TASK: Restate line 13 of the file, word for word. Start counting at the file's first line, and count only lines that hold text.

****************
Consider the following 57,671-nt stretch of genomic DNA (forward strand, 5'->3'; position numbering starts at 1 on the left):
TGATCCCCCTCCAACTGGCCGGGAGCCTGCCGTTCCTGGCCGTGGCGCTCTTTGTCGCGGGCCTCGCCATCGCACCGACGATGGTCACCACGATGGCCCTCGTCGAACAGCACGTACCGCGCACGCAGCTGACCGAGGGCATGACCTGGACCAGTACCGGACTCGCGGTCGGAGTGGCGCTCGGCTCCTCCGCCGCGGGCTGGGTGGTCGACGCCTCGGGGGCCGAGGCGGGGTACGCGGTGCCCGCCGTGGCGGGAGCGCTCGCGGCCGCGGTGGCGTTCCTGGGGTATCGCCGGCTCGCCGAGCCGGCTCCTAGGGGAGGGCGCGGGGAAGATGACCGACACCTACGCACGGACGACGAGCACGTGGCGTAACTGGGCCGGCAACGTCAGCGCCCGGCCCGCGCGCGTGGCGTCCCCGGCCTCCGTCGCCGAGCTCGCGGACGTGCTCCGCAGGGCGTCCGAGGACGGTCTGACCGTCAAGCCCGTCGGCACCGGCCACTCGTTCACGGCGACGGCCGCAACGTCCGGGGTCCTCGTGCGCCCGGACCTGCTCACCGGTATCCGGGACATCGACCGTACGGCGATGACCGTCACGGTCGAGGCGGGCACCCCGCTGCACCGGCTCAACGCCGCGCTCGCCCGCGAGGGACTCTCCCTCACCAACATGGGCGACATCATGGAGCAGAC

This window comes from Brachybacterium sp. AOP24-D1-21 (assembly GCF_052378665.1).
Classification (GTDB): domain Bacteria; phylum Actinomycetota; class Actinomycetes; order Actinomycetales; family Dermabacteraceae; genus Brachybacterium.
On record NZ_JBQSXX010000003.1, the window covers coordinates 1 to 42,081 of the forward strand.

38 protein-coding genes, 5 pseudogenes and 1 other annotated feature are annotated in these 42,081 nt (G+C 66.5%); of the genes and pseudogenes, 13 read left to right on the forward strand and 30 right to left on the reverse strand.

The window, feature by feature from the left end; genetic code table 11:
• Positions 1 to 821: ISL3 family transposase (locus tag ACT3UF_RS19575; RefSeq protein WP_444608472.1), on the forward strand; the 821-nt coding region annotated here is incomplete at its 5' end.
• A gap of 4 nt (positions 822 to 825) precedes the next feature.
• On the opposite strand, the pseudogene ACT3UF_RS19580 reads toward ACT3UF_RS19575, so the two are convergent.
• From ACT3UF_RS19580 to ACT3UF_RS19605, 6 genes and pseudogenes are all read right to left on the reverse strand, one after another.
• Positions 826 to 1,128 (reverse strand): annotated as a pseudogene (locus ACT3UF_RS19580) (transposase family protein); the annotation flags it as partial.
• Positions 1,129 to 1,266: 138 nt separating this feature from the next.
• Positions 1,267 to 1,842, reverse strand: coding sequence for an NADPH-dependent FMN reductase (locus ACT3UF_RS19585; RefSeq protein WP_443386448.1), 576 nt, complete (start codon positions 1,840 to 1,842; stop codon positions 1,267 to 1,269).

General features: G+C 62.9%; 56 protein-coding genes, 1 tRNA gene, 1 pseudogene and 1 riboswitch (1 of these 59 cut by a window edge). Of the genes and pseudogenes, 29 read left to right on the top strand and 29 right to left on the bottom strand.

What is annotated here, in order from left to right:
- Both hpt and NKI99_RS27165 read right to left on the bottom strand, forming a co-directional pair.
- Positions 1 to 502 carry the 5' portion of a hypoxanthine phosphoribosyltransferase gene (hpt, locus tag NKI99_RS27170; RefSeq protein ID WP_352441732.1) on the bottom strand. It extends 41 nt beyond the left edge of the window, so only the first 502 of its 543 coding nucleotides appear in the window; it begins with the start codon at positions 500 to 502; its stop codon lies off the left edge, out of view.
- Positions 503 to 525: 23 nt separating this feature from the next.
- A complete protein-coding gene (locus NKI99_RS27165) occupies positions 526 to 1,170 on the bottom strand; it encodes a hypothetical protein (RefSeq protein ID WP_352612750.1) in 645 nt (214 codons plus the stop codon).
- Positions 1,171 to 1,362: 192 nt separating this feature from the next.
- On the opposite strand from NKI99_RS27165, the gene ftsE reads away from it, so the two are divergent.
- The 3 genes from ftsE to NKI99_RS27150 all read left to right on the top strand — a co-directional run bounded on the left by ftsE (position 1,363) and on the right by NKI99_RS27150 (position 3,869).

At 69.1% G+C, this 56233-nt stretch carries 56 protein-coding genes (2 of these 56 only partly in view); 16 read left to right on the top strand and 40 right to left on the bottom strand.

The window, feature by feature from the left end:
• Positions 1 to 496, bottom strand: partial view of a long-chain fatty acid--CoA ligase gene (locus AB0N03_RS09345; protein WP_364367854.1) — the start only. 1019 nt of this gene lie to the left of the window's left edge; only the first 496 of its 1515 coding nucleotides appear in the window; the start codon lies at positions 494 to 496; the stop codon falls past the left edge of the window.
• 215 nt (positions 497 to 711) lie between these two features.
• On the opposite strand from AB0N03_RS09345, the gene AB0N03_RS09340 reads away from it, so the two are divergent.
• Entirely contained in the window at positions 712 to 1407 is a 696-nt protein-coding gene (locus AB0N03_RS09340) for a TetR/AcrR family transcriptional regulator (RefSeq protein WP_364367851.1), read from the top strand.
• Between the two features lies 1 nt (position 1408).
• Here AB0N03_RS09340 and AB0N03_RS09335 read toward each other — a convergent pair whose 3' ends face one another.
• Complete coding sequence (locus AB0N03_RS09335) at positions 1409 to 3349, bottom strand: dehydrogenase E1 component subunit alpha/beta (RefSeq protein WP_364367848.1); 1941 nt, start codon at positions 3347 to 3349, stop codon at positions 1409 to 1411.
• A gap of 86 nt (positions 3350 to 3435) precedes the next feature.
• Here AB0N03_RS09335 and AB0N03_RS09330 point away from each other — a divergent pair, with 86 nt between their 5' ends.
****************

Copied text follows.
• Positions 1,129 to 1,266: 138 nt separating this feature from the next.